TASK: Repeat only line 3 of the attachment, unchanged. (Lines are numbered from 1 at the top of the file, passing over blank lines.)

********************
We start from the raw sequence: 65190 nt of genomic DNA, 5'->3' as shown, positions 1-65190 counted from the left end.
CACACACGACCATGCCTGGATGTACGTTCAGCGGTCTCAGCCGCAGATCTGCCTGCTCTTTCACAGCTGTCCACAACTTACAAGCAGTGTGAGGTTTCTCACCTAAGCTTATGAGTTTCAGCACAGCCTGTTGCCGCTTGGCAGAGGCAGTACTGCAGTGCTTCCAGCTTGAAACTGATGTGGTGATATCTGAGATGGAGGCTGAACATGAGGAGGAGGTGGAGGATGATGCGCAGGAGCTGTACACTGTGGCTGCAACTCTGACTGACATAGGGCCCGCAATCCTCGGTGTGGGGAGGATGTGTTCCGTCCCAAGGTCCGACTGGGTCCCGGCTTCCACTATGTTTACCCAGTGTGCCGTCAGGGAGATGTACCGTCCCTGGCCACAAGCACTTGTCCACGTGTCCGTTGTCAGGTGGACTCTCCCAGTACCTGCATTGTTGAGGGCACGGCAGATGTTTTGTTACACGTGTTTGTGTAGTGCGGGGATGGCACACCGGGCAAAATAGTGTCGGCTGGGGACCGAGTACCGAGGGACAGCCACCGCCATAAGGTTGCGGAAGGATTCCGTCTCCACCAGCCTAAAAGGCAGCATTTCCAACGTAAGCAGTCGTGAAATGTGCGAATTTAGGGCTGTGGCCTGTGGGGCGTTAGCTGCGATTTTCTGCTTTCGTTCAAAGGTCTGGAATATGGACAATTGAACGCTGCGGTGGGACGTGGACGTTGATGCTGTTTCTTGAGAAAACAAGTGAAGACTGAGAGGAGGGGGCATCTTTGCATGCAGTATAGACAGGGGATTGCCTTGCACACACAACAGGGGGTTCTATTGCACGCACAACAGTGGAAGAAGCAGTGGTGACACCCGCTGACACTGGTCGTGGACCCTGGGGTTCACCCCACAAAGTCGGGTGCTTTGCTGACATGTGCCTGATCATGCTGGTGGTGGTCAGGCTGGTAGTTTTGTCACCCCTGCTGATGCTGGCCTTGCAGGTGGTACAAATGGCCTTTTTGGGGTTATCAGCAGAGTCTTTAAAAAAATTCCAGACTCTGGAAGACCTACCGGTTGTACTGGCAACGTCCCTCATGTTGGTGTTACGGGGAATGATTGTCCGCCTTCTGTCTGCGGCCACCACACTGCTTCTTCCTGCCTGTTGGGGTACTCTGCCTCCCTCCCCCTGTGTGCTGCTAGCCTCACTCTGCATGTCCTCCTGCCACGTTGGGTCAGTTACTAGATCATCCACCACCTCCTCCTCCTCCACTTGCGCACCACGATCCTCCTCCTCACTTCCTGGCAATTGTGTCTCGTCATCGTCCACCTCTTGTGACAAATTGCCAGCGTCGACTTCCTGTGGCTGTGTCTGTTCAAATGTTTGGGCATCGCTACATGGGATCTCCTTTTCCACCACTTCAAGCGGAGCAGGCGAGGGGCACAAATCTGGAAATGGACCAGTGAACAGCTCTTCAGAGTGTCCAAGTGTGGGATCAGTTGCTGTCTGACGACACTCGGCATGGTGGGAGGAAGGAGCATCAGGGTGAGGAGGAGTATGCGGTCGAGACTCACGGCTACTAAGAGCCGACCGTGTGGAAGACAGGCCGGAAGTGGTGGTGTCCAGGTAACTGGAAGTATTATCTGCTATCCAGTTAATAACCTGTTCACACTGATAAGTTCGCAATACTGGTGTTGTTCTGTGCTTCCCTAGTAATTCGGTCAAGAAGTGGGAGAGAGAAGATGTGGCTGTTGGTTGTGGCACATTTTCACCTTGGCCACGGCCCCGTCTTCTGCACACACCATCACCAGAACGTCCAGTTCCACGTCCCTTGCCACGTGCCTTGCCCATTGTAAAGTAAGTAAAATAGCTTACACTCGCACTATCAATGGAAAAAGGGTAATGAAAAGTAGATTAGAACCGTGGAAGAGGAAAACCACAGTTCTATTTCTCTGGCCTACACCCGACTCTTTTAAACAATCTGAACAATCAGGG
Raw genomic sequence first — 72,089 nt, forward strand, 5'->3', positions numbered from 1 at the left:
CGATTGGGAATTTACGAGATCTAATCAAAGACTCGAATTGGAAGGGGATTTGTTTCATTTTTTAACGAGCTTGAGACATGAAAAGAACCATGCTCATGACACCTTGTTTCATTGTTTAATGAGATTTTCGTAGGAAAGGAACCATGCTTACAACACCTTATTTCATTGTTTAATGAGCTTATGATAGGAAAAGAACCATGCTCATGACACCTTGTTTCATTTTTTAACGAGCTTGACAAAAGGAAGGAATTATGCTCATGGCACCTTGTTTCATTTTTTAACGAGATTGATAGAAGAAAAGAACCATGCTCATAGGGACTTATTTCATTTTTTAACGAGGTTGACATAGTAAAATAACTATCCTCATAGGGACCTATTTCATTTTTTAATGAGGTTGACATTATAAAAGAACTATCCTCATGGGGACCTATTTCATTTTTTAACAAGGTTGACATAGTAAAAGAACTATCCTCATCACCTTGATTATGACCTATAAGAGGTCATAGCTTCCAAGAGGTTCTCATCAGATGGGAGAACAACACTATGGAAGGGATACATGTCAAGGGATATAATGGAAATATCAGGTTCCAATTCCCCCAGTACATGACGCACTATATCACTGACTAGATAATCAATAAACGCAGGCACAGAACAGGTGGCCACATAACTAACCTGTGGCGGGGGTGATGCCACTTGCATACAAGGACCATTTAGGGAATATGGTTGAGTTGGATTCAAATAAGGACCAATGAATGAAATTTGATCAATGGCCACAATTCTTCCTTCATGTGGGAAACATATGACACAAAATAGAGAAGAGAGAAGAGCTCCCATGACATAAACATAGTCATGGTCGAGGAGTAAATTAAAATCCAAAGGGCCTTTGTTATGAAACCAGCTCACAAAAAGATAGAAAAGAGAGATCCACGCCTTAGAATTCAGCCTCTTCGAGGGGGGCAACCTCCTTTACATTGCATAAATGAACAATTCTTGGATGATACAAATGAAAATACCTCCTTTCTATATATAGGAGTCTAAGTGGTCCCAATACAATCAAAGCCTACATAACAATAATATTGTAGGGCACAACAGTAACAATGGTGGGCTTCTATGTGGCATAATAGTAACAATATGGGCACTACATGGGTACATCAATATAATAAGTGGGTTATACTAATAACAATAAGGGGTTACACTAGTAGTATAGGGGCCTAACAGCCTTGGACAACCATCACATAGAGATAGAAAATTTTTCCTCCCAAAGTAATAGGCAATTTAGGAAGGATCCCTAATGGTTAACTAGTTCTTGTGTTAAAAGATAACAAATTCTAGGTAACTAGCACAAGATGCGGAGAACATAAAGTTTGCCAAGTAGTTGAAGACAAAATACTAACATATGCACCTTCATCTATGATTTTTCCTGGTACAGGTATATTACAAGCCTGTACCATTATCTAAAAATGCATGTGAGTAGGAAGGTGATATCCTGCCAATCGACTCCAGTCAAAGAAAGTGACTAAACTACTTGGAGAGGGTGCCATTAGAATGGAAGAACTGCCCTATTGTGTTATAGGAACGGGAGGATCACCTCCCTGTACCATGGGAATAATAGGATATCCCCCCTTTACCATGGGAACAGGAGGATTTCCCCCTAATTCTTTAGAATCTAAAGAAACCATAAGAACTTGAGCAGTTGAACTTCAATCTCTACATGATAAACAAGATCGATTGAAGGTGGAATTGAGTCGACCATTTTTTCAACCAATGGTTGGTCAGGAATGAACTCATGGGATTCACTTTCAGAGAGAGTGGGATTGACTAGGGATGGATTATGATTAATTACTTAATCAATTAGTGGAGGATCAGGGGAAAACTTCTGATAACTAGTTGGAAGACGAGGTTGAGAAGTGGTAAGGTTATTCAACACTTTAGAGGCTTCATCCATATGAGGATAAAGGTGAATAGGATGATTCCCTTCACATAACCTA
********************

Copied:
Raw genomic sequence first — 72,089 nt, forward strand, 5'->3', positions numbered from 1 at the left: